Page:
As the only single woman at work (there are eight employees at my main place of business and four at my second job), I am the one with by far the most active social life. My coworkers ask frequently about the dates I mention and try to set me up with their single friends (no thanks). My queer coworker will take me out to lesbian dance nights and play wingwoman (to moderate success); one met her boyfriend on Tinder and is a hopeless romantic about it; the rest have been in long term relationships since the dawn of time and have forgotten about the beginning stages of modern courtship.
I’d been chatting to a fellow on Tinder about my love of basketball (one of my pictures is of me looking quite buxom in my hometeam jersey) and he invited me to join him for a game a week later. (Note: one upcoming post will be about my experience with NBA players on Tinder. You’ll love it)
Now, a few of my friends have suggested that, since I lost my share in season tickets when Harold and I broke up, that I should get guys from Tinder to take me to as many games as possible. As a girl who always insists on paying her own way, this seemed especially sketchy.
That said, I accepted this dude’s offer because the Tinder banter had been excellent and he said his employer had corporate seats. We picked a game (not against a great team but one with a star point guard, which reveals my preference for three-point shots) and he confirmed the next day that he had acquired a set of tickets. His pictures weren’t especially detailed – a group shot, a low-light guitar pic, a skydiving one – but he gave off cute vibes.
I told my coworkers about my upcoming date and they laughed and cheered me on. It was the day that I confronted Catch, though, so I wasn’t putting too much stock in anything. I certainly wasn’t my usual flirty self. When a customer came in to pick up his usual order (which he does every three months – in my industry, we’d call him a regular) I barely looked at him. He gave me his name (common) and I swiped his card. It was a typical transaction but my mind wasn’t on work.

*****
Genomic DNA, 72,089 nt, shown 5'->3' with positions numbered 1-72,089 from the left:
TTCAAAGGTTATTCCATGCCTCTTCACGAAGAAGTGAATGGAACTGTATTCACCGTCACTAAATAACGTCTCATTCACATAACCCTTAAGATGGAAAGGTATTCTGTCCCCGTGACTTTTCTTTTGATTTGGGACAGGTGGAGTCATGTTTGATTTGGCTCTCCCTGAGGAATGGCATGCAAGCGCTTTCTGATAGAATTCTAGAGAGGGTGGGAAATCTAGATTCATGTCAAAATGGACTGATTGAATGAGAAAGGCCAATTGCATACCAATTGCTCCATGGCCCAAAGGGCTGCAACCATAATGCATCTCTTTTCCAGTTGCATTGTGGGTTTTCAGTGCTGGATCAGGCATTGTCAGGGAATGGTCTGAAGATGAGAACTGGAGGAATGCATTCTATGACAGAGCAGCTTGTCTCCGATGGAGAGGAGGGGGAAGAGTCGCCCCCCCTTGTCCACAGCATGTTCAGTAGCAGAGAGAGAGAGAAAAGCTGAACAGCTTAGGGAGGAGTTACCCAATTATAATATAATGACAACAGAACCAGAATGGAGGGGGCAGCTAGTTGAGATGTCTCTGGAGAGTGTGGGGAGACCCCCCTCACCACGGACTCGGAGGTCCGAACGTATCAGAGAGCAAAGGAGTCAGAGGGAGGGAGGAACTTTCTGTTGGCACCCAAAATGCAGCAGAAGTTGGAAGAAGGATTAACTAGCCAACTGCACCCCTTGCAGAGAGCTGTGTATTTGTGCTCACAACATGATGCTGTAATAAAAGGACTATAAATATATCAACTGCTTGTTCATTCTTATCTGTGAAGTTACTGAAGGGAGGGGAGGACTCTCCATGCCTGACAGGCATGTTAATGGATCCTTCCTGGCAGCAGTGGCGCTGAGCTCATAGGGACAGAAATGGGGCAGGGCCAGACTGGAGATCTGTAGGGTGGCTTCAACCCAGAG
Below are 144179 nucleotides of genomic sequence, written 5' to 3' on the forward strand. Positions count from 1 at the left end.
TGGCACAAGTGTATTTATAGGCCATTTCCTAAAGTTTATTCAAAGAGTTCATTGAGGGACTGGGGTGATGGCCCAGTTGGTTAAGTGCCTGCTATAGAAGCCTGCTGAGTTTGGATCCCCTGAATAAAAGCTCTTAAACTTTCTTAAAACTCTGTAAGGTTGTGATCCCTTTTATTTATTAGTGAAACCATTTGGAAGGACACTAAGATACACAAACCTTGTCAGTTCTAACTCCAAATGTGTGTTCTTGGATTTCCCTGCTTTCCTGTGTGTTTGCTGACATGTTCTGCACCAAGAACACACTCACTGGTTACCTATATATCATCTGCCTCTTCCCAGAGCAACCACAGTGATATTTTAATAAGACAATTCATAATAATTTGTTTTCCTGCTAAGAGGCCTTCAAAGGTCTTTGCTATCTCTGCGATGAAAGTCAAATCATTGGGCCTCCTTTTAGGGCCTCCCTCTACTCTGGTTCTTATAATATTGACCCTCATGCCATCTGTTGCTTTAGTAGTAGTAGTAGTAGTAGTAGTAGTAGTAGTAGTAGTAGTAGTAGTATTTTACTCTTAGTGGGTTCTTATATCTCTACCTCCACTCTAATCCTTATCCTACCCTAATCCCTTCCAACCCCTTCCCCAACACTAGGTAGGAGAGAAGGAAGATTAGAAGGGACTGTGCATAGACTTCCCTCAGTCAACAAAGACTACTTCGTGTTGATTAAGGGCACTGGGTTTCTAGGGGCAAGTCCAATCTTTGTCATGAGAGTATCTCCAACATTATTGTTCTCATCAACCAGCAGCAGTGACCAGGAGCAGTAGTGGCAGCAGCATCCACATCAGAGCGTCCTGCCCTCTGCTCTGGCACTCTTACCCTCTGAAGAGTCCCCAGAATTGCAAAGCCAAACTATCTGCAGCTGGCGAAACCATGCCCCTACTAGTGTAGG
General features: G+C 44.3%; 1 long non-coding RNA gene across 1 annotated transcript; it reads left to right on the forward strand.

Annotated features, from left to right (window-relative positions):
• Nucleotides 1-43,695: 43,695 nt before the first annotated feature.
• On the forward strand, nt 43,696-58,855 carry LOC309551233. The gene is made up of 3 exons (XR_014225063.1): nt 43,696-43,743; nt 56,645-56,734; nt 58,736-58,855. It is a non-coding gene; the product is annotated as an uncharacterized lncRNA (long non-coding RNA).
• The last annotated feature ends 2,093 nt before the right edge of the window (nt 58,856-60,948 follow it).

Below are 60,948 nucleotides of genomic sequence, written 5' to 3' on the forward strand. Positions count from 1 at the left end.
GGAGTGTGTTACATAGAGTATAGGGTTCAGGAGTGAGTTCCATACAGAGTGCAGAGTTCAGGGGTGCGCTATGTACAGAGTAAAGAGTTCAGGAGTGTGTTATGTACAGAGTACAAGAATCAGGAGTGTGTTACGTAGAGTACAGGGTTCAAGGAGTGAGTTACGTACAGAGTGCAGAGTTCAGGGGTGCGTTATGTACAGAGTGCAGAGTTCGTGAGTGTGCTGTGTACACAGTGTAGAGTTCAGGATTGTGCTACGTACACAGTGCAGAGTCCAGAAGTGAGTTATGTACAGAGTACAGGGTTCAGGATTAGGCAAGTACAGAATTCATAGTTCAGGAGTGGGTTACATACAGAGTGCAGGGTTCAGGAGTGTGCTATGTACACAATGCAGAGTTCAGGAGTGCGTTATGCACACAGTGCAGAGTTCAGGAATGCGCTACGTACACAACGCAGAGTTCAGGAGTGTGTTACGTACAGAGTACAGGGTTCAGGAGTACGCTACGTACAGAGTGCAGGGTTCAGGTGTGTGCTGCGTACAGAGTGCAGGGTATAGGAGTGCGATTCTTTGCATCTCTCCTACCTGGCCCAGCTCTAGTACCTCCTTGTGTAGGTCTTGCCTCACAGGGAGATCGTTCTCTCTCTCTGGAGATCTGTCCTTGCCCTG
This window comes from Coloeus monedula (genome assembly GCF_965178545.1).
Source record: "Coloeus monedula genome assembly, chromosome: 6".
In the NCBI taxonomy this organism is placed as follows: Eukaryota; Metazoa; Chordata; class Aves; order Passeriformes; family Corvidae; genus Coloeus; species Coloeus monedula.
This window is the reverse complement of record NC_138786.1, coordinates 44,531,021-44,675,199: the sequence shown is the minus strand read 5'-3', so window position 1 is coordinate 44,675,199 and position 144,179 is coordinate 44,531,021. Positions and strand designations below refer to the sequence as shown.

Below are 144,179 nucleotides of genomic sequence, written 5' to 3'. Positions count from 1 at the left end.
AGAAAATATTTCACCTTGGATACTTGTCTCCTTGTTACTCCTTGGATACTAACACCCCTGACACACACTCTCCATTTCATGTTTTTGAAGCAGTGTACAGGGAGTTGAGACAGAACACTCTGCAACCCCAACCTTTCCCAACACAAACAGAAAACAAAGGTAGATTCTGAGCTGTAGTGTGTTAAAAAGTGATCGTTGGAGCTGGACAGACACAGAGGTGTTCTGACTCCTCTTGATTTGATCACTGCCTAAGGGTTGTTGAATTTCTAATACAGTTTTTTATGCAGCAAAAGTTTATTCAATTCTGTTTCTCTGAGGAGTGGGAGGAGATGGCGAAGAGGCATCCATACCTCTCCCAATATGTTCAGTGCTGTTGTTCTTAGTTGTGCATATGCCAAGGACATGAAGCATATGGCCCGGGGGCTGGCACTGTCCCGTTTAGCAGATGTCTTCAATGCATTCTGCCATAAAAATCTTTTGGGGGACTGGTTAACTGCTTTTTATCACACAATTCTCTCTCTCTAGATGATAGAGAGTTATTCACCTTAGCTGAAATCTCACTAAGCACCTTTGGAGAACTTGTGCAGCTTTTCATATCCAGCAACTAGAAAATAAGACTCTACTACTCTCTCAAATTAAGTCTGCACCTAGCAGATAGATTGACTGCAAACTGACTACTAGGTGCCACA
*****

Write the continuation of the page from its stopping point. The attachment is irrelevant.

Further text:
I check my phone an hour later to find a text message from the guy who was supposed to take me to the game.
“Hey – what are the odds of you working at __________ and cashing me out just now?” I confirmed that it had been me and we briefly discussed the ethics of me going on a date with a client (if I were higher-ranking, I’d excuse myself… but I’m not).
I ran to tell my coworkers, who howled with laughter. This could only happen to me, they said. One coworker exclaimed that he is one of our best-looking customers.
Game Day fast approached and I was super psyched to watch my team play! Oh, and I guess to meet this guy. That was secondary and I felt weird about it. I texted him the day before to ask him about his day and he said he had to bail due to a last-minute work function.
I pouted and was annoyed – I hadn’t bought a ticket for myself and now all the inexpensive ones had been sold. I complained on social media and my friend (the lovely woman with whom I road tripped to Montreal) offered me hers (she’s a season seat holder and her seats are AMAZING). There was a condition (I had to heckle a player whom she knew from university) but I was happy to do it.
I went by myself and had an amazing time. I’d go out on a limb and say it was the best non-playoff game I’d ever seen. Better than any game with Harold; better than any out-of-town game; I felt so liberated because I didn’t have to share it with anyone. I could cheer on my favourite scrub player (he saw a whole minute of play!) I could hyperbolically applaud the dance team, especially the captain who is the number one exception to my “No Moms” rule. I could rap along with the pump up songs and didn’t have to share my Sprite. I had more in common with the strangers in our colour-coordinated promotional tee shirts than I have with anyone I’ve met up with in a long time.
I guess I kind of am taking that game as a metaphor right now. There are a lot of things I used to share with people I’ve dated, but I think right now I’m better off keeping them to myself, at least until I have someone special enough to appreciate it.
It’s not as much fun for my coworkers, but they’ll live.